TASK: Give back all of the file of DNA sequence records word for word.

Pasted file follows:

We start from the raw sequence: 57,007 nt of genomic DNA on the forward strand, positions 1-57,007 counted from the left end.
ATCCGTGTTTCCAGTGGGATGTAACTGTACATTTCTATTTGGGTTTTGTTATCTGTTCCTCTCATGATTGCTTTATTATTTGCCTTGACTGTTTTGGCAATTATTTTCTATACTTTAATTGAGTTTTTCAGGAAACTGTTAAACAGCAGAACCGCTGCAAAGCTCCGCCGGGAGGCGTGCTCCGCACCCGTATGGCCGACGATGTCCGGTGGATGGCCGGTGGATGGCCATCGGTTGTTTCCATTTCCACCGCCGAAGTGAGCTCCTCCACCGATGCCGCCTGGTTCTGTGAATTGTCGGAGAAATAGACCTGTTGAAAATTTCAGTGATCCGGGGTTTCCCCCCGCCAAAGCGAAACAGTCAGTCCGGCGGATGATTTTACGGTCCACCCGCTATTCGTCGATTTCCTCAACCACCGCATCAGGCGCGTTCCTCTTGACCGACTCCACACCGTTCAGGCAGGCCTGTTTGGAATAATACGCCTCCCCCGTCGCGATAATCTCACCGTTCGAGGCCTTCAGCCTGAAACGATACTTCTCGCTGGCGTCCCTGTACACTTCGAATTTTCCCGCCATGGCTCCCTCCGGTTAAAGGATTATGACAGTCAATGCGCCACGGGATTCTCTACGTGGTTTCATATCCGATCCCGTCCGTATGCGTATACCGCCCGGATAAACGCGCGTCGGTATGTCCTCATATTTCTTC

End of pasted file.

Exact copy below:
We start from the raw sequence: 57,007 nt of genomic DNA on the forward strand, positions 1-57,007 counted from the left end.
ATCCGTGTTTCCAGTGGGATGTAACTGTACATTTCTATTTGGGTTTTGTTATCTGTTCCTCTCATGATTGCTTTATTATTTGCCTTGACTGTTTTGGCAATTATTTTCTATACTTTAATTGAGTTTTTCAGGAAACTGTTAAACAGCAGAACCGCTGCAAAGCTCCGCCGGGAGGCGTGCTCCGCACCCGTATGGCCGACGATGTCCGGTGGATGGCCGGTGGATGGCCATCGGTTGTTTCCATTTCCACCGCCGAAGTGAGCTCCTCCACCGATGCCGCCTGGTTCTGTGAATTGTCGGAGAAATAGACCTGTTGAAAATTTCAGTGATCCGGGGTTTCCCCCCGCCAAAGCGAAACAGTCAGTCCGGCGGATGATTTTACGGTCCACCCGCTATTCGTCGATTTCCTCAACCACCGCATCAGGCGCGTTCCTCTTGACCGACTCCACACCGTTCAGGCAGGCCTGTTTGGAATAATACGCCTCCCCCGTCGCGATAATCTCACCGTTCGAGGCCTTCAGCCTGAAACGATACTTCTCGCTGGCGTCCCTGTACACTTCGAATTTTCCCGCCATGGCTCCCTCCGGTTAAAGGATTATGACAGTCAATGCGCCACGGGATTCTCTACGTGGTTTCATATCCGATCCCGTCCGTATGCGTATACCGCCCGGATAAACGCGCGTCGGTATGTCCTCATATTTCTTC